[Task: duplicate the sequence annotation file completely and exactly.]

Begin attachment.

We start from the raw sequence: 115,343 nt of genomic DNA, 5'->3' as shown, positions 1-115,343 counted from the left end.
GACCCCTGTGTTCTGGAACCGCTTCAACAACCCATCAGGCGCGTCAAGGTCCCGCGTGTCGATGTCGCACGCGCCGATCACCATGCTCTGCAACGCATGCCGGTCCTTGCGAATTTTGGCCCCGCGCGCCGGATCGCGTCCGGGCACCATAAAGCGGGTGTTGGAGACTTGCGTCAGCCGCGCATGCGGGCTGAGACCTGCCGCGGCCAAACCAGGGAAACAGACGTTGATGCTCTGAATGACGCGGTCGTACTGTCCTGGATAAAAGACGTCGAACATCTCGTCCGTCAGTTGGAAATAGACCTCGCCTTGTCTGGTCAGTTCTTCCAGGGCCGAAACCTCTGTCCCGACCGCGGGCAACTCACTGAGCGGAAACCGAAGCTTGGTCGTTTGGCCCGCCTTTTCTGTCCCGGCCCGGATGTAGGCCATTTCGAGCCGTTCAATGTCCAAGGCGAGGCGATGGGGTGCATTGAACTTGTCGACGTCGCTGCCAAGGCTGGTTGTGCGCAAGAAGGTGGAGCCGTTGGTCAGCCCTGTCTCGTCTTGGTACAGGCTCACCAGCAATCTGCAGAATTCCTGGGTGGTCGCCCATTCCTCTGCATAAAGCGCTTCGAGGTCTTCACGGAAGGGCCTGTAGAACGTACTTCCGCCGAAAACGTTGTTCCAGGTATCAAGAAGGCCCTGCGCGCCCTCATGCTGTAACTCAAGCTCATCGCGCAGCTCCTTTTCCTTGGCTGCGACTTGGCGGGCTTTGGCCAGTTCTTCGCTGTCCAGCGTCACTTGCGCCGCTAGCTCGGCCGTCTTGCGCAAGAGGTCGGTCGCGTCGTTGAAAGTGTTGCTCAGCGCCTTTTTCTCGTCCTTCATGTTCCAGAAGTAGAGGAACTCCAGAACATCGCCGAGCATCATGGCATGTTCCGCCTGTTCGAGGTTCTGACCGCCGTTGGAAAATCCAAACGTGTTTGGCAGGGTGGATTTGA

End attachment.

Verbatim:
We start from the raw sequence: 115,343 nt of genomic DNA, 5'->3' as shown, positions 1-115,343 counted from the left end.
GACCCCTGTGTTCTGGAACCGCTTCAACAACCCATCAGGCGCGTCAAGGTCCCGCGTGTCGATGTCGCACGCGCCGATCACCATGCTCTGCAACGCATGCCGGTCCTTGCGAATTTTGGCCCCGCGCGCCGGATCGCGTCCGGGCACCATAAAGCGGGTGTTGGAGACTTGCGTCAGCCGCGCATGCGGGCTGAGACCTGCCGCGGCCAAACCAGGGAAACAGACGTTGATGCTCTGAATGACGCGGTCGTACTGTCCTGGATAAAAGACGTCGAACATCTCGTCCGTCAGTTGGAAATAGACCTCGCCTTGTCTGGTCAGTTCTTCCAGGGCCGAAACCTCTGTCCCGACCGCGGGCAACTCACTGAGCGGAAACCGAAGCTTGGTCGTTTGGCCCGCCTTTTCTGTCCCGGCCCGGATGTAGGCCATTTCGAGCCGTTCAATGTCCAAGGCGAGGCGATGGGGTGCATTGAACTTGTCGACGTCGCTGCCAAGGCTGGTTGTGCGCAAGAAGGTGGAGCCGTTGGTCAGCCCTGTCTCGTCTTGGTACAGGCTCACCAGCAATCTGCAGAATTCCTGGGTGGTCGCCCATTCCTCTGCATAAAGCGCTTCGAGGTCTTCACGGAAGGGCCTGTAGAACGTACTTCCGCCGAAAACGTTGTTCCAGGTATCAAGAAGGCCCTGCGCGCCCTCATGCTGTAACTCAAGCTCATCGCGCAGCTCCTTTTCCTTGGCTGCGACTTGGCGGGCTTTGGCCAGTTCTTCGCTGTCCAGCGTCACTTGCGCCGCTAGCTCGGCCGTCTTGCGCAAGAGGTCGGTCGCGTCGTTGAAAGTGTTGCTCAGCGCCTTTTTCTCGTCCTTCATGTTCCAGAAGTAGAGGAACTCCAGAACATCGCCGAGCATCATGGCATGTTCCGCCTGTTCGAGGTTCTGACCGCCGTTGGAAAATCCAAACGTGTTTGGCAGGGTGGATTTGA